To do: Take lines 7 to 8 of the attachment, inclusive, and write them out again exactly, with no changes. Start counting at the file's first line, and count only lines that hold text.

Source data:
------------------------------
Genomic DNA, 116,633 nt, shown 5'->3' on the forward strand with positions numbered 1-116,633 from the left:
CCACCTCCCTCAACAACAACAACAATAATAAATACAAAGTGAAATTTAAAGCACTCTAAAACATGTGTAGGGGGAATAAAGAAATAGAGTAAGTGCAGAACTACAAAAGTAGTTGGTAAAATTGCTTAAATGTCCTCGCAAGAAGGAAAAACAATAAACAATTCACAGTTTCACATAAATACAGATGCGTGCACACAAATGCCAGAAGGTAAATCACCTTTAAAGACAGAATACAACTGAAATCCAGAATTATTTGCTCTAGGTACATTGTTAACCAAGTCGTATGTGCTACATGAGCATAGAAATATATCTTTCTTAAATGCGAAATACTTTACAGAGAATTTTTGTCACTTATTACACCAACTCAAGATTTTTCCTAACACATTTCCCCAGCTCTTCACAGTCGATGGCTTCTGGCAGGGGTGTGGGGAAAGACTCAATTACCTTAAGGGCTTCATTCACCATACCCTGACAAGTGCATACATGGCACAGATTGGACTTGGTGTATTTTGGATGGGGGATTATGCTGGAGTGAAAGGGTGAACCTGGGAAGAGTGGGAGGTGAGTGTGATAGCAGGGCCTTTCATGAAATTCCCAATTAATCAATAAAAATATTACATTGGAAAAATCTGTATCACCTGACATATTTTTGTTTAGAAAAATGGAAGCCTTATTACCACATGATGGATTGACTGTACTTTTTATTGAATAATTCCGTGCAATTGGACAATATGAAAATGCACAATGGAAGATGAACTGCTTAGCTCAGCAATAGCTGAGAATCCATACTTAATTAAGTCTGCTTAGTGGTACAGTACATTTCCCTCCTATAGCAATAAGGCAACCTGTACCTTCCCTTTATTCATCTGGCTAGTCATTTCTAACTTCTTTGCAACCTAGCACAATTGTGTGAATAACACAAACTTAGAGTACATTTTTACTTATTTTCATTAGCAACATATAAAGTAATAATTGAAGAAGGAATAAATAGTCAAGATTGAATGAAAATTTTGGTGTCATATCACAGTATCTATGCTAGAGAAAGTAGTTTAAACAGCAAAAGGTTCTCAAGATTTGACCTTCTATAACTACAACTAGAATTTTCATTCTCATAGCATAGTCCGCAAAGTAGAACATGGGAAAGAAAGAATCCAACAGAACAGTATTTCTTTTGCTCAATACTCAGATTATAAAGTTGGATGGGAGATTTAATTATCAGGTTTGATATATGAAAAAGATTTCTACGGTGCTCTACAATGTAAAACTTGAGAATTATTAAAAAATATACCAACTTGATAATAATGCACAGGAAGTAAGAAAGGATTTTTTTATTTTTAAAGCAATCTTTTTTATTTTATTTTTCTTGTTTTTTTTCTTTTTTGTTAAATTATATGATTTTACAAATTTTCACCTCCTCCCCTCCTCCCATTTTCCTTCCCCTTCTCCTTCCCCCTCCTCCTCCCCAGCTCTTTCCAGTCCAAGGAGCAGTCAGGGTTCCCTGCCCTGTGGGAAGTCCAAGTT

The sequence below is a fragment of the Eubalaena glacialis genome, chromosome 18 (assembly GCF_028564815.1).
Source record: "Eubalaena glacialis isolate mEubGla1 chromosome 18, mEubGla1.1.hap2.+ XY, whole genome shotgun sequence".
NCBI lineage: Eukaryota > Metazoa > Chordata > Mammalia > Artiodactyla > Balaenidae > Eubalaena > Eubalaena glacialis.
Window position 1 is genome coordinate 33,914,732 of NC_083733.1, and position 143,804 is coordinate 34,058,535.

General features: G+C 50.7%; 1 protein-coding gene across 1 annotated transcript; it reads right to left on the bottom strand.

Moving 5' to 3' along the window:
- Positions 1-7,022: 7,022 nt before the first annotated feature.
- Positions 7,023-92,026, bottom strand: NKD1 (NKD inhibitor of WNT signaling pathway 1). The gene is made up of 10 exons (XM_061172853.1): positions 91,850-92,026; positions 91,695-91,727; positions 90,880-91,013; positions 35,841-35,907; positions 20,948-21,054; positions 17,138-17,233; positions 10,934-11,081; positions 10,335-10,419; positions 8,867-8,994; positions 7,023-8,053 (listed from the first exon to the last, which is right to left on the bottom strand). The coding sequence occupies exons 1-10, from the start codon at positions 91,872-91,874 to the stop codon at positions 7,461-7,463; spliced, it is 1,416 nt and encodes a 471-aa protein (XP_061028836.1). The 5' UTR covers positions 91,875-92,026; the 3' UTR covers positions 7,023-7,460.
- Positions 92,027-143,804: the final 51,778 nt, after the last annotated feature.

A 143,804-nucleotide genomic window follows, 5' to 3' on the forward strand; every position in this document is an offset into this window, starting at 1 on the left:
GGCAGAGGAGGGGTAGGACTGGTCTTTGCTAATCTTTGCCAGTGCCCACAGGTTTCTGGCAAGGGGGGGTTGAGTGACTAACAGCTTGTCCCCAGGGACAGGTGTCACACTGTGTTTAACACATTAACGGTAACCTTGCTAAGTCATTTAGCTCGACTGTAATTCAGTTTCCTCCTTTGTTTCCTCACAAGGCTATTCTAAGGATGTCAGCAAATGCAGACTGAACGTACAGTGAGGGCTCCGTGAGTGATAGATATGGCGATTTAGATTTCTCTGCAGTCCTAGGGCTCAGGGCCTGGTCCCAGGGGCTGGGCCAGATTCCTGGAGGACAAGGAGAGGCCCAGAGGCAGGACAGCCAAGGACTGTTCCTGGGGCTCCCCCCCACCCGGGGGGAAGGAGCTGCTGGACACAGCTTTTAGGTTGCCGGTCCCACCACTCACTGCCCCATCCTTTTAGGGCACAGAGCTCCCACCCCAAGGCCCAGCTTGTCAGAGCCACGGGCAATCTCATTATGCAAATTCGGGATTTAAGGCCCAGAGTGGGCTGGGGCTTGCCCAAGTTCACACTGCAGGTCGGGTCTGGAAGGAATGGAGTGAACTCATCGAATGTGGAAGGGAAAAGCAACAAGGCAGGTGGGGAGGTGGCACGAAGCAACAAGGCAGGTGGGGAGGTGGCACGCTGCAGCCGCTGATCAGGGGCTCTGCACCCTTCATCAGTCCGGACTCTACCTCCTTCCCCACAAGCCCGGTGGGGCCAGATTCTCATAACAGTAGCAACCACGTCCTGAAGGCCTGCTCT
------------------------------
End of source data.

General features: G+C 50.7%; 1 protein-coding gene across 1 annotated transcript; it reads right to left on the bottom strand.

Moving 5' to 3' along the window: